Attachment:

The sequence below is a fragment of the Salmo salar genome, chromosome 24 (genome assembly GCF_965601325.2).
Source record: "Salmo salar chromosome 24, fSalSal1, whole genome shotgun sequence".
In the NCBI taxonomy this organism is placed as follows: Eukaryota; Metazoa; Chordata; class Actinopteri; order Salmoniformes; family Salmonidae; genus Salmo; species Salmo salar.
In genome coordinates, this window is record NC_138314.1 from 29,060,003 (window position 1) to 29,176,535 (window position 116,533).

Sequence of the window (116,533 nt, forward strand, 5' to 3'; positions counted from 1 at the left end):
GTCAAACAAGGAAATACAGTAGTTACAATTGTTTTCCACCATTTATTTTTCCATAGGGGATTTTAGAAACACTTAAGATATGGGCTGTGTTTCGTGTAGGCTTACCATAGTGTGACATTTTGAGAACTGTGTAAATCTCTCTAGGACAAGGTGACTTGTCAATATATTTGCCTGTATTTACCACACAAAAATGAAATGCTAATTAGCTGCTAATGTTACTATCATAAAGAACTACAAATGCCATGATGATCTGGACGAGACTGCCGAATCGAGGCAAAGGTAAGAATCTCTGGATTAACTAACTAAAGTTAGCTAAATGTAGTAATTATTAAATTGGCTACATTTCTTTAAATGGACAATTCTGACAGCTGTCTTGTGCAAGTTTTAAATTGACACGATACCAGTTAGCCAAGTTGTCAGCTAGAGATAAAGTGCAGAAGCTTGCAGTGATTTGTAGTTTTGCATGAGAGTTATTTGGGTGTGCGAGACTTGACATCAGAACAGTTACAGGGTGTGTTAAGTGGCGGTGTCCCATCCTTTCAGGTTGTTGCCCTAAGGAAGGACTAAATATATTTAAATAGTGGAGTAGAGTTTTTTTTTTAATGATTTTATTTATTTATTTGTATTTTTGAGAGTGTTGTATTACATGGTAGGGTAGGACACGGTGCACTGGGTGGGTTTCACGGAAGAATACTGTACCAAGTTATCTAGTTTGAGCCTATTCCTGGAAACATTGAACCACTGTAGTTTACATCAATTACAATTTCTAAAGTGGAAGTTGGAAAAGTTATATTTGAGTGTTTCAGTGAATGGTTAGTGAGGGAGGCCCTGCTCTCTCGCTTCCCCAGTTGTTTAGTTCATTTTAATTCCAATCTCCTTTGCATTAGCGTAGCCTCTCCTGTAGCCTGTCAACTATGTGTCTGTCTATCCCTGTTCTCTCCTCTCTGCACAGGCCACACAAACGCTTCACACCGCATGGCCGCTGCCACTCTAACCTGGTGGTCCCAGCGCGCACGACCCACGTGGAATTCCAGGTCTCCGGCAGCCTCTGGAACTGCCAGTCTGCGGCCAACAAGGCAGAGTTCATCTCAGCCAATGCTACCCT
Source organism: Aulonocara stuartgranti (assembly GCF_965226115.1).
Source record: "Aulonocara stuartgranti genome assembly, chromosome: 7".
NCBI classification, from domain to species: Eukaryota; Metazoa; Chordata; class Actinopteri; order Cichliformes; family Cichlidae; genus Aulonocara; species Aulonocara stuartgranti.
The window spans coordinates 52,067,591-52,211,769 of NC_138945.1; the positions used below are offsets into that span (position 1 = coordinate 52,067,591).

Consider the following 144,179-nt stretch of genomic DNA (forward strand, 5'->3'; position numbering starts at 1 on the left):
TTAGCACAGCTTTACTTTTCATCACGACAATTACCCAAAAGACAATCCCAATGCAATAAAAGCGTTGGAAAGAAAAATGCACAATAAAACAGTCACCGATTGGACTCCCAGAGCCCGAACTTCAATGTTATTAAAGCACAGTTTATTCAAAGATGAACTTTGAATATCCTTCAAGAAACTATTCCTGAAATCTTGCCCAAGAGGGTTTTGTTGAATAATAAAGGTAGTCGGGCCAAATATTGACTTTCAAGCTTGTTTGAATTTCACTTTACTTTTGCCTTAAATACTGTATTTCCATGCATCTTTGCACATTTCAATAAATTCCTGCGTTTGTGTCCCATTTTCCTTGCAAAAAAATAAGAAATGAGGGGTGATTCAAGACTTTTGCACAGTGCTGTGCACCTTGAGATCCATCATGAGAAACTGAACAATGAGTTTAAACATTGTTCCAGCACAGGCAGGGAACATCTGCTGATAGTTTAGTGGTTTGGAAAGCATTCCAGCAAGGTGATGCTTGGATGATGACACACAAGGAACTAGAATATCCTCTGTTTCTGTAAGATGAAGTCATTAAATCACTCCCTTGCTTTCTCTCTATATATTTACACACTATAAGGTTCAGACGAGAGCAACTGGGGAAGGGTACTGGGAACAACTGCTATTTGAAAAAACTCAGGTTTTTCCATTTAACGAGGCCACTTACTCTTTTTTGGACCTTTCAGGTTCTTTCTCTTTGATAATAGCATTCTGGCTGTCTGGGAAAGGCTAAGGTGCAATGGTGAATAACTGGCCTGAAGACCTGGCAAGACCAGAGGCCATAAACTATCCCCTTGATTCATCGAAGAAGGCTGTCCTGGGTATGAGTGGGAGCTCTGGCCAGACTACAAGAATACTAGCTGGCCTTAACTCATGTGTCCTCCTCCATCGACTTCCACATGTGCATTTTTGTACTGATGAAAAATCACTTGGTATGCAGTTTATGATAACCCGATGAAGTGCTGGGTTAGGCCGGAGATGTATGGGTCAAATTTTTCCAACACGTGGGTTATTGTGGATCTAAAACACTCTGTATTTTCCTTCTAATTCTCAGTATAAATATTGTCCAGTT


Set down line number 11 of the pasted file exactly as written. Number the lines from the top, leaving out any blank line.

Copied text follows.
Consider the following 144,179-nt stretch of genomic DNA (forward strand, 5'->3'; position numbering starts at 1 on the left):